Most people think of the beginning of a new year as a fresh start. An opportunity to set new goals and change your behavior. Nice idea – but don’t fall for it. When it comes to making a fresh start, it isn’t about a date or place. It’s about changing your mindset.
As humans, we are creatures of habit and we don’t like change. That’s why the odds of meeting your new year’s resolutions are dismal at best.
An estimated 188.9 million adult Americans (74% of the population) say they’re determined to learn something new, make a lifestyle change or set a personal goal in an effort to better themselves in 2021. However, only about 13% of adults with resolutions think it’s possible to actually complete their resolution goals.source: Finder Survey (finder.com)
If you’ve ever been to a gym in the first week of January, you’ve witnessed the great migration of new year resolution makers. You’ve probably also seen that crowd thin by mid-February, and then be pretty much back to the same numbers by March.
It’s not about setting the goal. It’s about your mindset around your goal. If you don’t change your thinking, you won’t change your habits.
Get Comfortable with Being Uncomfortable
We like what’s comfortable. Part of the challenge of changing our mindset to be open to new things and stick with them is that we are creatures of habit and will naturally lean toward what’s comfortable. A nice Netflix binge sounds way more comfy than a run. That’s why you have to repeat things more than once and make them a habit – even when you don’t feel like it.
What’s a Growth Mindset?
A growth mindset is a belief you can change your talents, abilities, and even intelligence. Conversely, those with a set or fixed mindset do not believe you will ultimately change. Decades of research have found that those with a growth mindset are more mentally primed to approach and take on challenges and be successful.source: Carol Dweck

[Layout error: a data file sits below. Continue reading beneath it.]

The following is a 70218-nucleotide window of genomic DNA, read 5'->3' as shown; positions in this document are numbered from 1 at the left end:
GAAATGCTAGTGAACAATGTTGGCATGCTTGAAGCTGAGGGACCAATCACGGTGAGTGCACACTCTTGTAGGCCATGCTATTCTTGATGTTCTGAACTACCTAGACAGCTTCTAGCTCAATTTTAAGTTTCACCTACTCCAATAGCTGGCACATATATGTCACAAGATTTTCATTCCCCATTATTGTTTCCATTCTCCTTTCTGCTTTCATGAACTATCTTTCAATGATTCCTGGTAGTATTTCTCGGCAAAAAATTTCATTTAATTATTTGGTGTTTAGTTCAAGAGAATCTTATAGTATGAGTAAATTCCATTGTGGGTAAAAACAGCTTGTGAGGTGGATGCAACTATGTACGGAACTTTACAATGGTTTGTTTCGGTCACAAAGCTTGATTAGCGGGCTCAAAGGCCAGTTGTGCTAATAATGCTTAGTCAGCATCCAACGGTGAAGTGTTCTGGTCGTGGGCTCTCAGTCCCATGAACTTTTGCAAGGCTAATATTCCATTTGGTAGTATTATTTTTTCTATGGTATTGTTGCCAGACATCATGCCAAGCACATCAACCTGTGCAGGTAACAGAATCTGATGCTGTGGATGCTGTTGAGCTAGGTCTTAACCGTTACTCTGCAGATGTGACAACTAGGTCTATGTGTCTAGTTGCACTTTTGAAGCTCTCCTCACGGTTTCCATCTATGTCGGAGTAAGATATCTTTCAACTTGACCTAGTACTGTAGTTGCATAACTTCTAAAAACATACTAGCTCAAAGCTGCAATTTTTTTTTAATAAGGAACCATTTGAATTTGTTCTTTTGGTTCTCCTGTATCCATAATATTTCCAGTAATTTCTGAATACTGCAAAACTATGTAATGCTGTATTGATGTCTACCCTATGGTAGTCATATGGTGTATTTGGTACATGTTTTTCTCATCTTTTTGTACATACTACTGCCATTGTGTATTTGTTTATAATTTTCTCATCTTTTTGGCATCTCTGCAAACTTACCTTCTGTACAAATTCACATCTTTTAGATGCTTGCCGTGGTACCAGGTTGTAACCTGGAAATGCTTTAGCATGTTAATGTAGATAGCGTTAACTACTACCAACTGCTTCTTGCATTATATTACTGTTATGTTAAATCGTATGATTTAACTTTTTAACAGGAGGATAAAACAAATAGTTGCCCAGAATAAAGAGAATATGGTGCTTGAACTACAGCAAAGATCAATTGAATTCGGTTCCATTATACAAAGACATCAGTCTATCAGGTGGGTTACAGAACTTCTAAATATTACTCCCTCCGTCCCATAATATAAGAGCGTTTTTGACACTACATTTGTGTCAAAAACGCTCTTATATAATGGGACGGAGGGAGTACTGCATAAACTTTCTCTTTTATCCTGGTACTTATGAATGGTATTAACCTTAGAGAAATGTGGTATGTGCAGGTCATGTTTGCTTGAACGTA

Ready to give some growth mindset tips a try?
1. Retrain your brain
Create a practice of noticing at least three changes a day that has had a positive effect on you. By making the effort to recognize the positive effects of even small change, you’ll start to switch from a set or “fixed” mindset to retraining your brain to see change as an opportunity for growth.
2. Use positive affirmations
Write down words of encouragement and put them where you can see them. “You’ve got this” – “No pain, no gain” – “Time for a stretch!” — can help keep a positive attitude about yourself. Smile when you see them. That will help you stay in a positive and growth mindset.
3. Be grateful
Practice daily gratitude to remind you of everything going well in your life and set the tone for the day. Start making gratitude a habit. Your success in this area will be a gamechanger for your overall mindset.
4. Reset when necessary
Whatever you do, don’t beat yourself up or talk down to yourself. If you lose momentum or find yourself straying back to your comfort zone, stay positive, visit your affirmations, and give yourself some grace. Start each day/hour fresh. Talk nice to yourself and be kind. It will make all the difference.
5. Find an accountability buddy
You don’t have to conquer your mindset alone. It’s a lot easier to make an effort to show up or do something if you have a partner who is doing the same, counting on you, and is there to support you on good days and bad. Reach out to a friend or someone with a similar goal. I have an accountability buddy that I get on a Zoom call with every Monday to share successes, challenges, and goals with. We encourage each other and help each other to stay on track to meet our weekly goals. It’s made a huge difference for me in developing long-term habits and mindset changes.
6. Focus on your long-term vision
Look beyond today and visualize the long-term future you want for yourself. What do you see after you shift your mindset, do the thing, or meet the goal? Make a vision board, write it down in detail, or just start each day reminding yourself of your long term vision for yourself.
Once you change your mindset, then the real changes in your life happen.
Betty Lochner is a human resources consultant, business coach, and trainer in workplace communications. She offers several online courses to help individuals and teams communicate better. She is the author of two books on communication, and a journal, Intentional Gratitude.
Sign up here for and excerpt from her journal 7 Days of Gratitude.
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